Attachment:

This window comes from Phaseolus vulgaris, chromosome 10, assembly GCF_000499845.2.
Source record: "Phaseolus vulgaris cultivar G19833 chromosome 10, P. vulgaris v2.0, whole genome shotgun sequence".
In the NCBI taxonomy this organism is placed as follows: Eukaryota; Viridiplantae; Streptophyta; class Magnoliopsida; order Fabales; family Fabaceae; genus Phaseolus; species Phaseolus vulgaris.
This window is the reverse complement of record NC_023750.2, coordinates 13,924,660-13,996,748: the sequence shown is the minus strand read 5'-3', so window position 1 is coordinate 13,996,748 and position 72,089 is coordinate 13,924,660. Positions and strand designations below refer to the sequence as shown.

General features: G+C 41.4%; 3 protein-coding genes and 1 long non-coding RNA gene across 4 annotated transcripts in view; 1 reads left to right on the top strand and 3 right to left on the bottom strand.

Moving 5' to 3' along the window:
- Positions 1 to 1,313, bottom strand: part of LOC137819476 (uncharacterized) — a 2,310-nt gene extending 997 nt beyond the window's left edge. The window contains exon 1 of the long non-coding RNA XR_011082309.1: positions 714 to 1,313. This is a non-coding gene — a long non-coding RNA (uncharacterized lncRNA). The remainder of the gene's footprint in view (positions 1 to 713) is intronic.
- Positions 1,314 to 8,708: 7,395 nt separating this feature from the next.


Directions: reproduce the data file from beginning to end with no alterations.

This window comes from Phaseolus vulgaris, chromosome 10, assembly GCF_000499845.2.
Source record: "Phaseolus vulgaris cultivar G19833 chromosome 10, P. vulgaris v2.0, whole genome shotgun sequence".
In the NCBI taxonomy this organism is placed as follows: Eukaryota; Viridiplantae; Streptophyta; class Magnoliopsida; order Fabales; family Fabaceae; genus Phaseolus; species Phaseolus vulgaris.
This window is the reverse complement of record NC_023750.2, coordinates 13,924,660-13,996,748: the sequence shown is the minus strand read 5'-3', so window position 1 is coordinate 13,996,748 and position 72,089 is coordinate 13,924,660. Positions and strand designations below refer to the sequence as shown.

General features: G+C 41.4%; 3 protein-coding genes and 1 long non-coding RNA gene across 4 annotated transcripts in view; 1 reads left to right on the top strand and 3 right to left on the bottom strand.

Moving 5' to 3' along the window:
- Positions 1 to 1,313, bottom strand: part of LOC137819476 (uncharacterized) — a 2,310-nt gene extending 997 nt beyond the window's left edge. The window contains exon 1 of the long non-coding RNA XR_011082309.1: positions 714 to 1,313. This is a non-coding gene — a long non-coding RNA (uncharacterized lncRNA). The remainder of the gene's footprint in view (positions 1 to 713) is intronic.
- Positions 1,314 to 8,708: 7,395 nt separating this feature from the next.